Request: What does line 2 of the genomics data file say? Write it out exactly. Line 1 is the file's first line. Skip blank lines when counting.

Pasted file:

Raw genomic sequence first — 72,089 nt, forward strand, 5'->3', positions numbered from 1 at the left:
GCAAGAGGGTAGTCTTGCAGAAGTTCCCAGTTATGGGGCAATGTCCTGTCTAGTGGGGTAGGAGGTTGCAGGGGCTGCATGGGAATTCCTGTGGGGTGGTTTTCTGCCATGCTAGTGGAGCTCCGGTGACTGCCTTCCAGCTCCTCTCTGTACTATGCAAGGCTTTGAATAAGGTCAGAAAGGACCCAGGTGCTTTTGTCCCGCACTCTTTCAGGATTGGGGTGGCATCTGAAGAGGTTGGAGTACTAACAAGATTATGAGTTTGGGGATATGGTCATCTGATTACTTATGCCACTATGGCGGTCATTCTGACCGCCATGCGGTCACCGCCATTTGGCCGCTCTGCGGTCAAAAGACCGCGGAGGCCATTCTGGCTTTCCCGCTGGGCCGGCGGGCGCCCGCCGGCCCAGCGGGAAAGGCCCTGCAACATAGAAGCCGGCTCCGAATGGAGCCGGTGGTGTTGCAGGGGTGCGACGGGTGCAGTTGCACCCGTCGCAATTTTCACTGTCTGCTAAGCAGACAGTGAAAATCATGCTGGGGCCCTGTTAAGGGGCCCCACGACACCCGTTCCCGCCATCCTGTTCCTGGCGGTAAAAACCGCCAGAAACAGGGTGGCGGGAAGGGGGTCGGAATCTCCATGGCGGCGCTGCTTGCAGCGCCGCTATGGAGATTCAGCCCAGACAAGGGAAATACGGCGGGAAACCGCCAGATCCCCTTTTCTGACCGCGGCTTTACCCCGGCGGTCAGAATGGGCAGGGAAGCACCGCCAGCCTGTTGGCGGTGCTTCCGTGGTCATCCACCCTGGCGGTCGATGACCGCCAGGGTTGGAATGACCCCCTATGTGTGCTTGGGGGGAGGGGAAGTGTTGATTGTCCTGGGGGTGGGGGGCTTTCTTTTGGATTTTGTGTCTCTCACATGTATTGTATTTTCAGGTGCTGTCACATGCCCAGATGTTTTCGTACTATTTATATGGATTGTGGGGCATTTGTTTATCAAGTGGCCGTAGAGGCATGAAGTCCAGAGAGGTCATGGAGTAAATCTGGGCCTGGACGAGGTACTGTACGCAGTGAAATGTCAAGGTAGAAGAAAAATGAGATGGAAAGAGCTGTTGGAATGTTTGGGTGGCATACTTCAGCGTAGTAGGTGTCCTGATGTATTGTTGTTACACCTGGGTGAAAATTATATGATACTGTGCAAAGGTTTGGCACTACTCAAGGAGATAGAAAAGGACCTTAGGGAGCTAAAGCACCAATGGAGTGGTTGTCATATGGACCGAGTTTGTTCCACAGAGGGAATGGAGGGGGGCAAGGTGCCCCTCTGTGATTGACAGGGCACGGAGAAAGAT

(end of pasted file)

GCAAGAGGGTAGTCTTGCAGAAGTTCCCAGTTATGGGGCAATGTCCTGTCTAGTGGGGTAGGAGGTTGCAGGGGCTGCATGGGAATTCCTGTGGGGTGGTTTTCTGCCATGCTAGTGGAGCTCCGGTGACTGCCTTCCAGCTCCTCTCTGTACTATGCAAGGCTTTGAATAAGGTCAGAAAGGACCCAGGTGCTTTTGTCCCGCACTCTTTCAGGATTGGGGTGGCATCTGAAGAGGTTGGAGTACTAACAAGATTATGAGTTTGGGGATATGGTCATCTGATTACTTATGCCACTATGGCGGTCATTCTGACCGCCATGCGGTCACCGCCATTTGGCCGCTCTGCGGTCAAAAGACCGCGGAGGCCATTCTGGCTTTCCCGCTGGGCCGGCGGGCGCCCGCCGGCCCAGCGGGAAAGGCCCTGCAACATAGAAGCCGGCTCCGAATGGAGCCGGTGGTGTTGCAGGGGTGCGACGGGTGCAGTTGCACCCGTCGCAATTTTCACTGTCTGCTAAGCAGACAGTGAAAATCATGCTGGGGCCCTGTTAAGGGGCCCCACGACACCCGTTCCCGCCATCCTGTTCCTGGCGGTAAAAACCGCCAGAAACAGGGTGGCGGGAAGGGGGTCGGAATCTCCATGGCGGCGCTGCTTGCAGCGCCGCTATGGAGATTCAGCCCAGACAAGGGAAATACGGCGGGAAACCGCCAGATCCCCTTTTCTGACCGCGGCTTTACCCCGGCGGTCAGAATGGGCAGGGAAGCACCGCCAGCCTGTTGGCGGTGCTTCCGTGGTCATCCACCCTGGCGGTCGATGACCGCCAGGGTTGGAATGACCCCCTATGTGTGCTTGGGGGGAGGGGAAGTGTTGATTGTCCTGGGGGTGGGGGGCTTTCTTTTGGATTTTGTGTCTCTCACATGTATTGTATTTTCAGGTGCTGTCACATGCCCAGATGTTTTCGTACTATTTATATGGATTGTGGGGCATTTGTTTATCAAGTGGCCGTAGAGGCATGAAGTCCAGAGAGGTCATGGAGTAAATCTGGGCCTGGACGAGGTACTGTACGCAGTGAAATGTCAAGGTAGAAGAAAAATGAGATGGAAAGAGCTGTTGGAATGTTTGGGTGGCATACTTCAGCGTAGTAGGTGTCCTGATGTATTGTTGTTACACCTGGGTGAAAATTATATGATACTGTGCAAAGGTTTGGCACTACTCAAGGAGATAGAAAAGGACCTTAGGGAGCTAAAGCACCAATGGAGTGGTTGTCATATGGACCGAGTTTGTTCCACAGAGGGAATGGAGGGGGGCAAGGTGCCCCTCTGTGATTGACAGGGCACGGAGAAAGAT